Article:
Ava Wright isn’t happy to see her high school sweetheart rolling into their hometown a few weeks before Christmas. He’s only come back to bury his estranged father, but there’s no way she’ll be able to avoid him. No one can: he’s become a country-music superstar since going solo and leaving Ava behind.

Jace Morrow grew up believing “money can’t buy happiness” was something people said to make themselves feel better. But now he knows it’s the truth: no matter how many number-one hits he has, he’ll never recapture the magic of singing with Ava. Missing her—loving her—and living with making the wrong choice in life were what made him who he is.

When Jace is roped into being part of the town’s annual Christmas party, he only cares about earning Ava’s forgiveness. And though Ava’s heart has never healed, she loved Jace too much and for too long to shut him out when he’s hurting. As they fall in love all over again, they’re both faced with choices for their future…and this time Jace intends to make the right one.

Hold Her Again by Shannon Stacey

This was such a “real” book. By that I mean the characters felt like they really did exist, and they were so everyday (even with the hero being famous), and acted so normal. I loved that about it. Shannon Stacey has built a solid and well-deserved reputation for writing contemporary romances about everyday people, and she is excellent at it.

I also loved that this was a reunion story – not just my favourite trope, but also one that works really well in shorter books.

I loved the angst in this one. As a talented young musician, the hero was faced with a choice: stay with his long-term, childhood sweetheart girlfriend who had been building dreams of a music career with him, or dump her and get a big recording contract on his own.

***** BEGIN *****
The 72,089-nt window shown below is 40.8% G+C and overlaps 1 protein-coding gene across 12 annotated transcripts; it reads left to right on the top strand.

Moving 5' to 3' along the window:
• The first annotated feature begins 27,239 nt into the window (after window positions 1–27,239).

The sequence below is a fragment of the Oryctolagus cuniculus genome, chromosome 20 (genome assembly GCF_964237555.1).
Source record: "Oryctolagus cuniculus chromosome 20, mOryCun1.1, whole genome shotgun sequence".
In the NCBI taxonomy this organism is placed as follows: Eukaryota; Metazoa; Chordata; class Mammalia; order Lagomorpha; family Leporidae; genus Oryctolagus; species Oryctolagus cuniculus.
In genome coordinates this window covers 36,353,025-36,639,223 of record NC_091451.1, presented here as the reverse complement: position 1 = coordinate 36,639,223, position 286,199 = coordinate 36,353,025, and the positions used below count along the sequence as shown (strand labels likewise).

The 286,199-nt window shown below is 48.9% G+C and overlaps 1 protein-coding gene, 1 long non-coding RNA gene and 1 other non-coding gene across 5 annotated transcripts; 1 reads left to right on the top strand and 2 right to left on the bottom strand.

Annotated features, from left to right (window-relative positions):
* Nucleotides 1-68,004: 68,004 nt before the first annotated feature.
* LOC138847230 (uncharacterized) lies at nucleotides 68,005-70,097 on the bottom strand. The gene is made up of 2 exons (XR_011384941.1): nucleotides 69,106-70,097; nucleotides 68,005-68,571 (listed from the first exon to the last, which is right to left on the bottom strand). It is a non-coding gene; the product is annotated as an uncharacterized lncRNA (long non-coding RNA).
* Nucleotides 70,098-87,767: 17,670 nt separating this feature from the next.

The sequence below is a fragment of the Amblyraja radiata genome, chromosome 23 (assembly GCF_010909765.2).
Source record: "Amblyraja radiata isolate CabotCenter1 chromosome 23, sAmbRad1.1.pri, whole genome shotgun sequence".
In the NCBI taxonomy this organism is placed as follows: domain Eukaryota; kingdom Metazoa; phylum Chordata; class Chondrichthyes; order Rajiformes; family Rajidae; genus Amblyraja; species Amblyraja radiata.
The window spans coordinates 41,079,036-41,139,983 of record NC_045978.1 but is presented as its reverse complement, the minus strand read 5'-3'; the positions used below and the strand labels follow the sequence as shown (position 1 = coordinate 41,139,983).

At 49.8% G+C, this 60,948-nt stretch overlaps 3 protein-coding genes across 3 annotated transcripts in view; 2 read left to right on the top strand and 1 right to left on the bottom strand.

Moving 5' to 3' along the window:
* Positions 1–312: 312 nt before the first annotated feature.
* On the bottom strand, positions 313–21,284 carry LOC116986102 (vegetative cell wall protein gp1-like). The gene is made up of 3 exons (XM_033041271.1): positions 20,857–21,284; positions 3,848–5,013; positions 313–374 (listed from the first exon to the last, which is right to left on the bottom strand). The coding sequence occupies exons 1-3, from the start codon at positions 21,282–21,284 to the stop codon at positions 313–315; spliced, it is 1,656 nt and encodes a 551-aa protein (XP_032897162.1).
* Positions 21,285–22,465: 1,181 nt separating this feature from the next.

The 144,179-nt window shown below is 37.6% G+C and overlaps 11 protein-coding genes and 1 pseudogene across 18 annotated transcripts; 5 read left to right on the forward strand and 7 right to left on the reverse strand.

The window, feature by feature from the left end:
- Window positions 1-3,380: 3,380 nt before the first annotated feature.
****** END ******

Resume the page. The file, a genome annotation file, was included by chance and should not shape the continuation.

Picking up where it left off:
He chose to dump her, and went on to become a star. The heroine went home heartbroken, losing not just him, but also all of her dreams. And then she had to hear the song that made her ex famous every time she turned on the radio: it was about her.

There’s some serious grovelling to be done here, and there is a very strong reason why she doesn’t want to get back together with him when he finally returns home years later.

I loved the setup for the story, and I also liked how it was resolved in a shorter word count (30 000 words).

This was a great little reunion romance by an author I rely on to deliver a good read.

 

Review copy provided by NetGalley.

‘We’re told to be grateful we even have readers’: pirated ebooks threaten the future of book series

Article from The Guardian:

‘We’re told to be grateful we even have readers’: pirated ebooks threaten the future of book series

Amazon kindle Ebooks

This is nothing new, but it does need to be said again and again – and again. I sort of recommend reading the comments at the bottom of the article, as awful and smug as they are. It seems most people honestly think authors should write for free, and that theft is a good and justifiable thing…

I don’t know why:

#1 People think stealing from (underpaid) authors isn’t stealing. Royalties aren’t huge, folks.

#2 How they have the nerve to actually *contact* authors and openly confess to stealing.

#3 Why – when books in many countries are so cheap compared to other forms of entertainment (and provide *more hours* of entertainment) people won’t fork out for books and only books…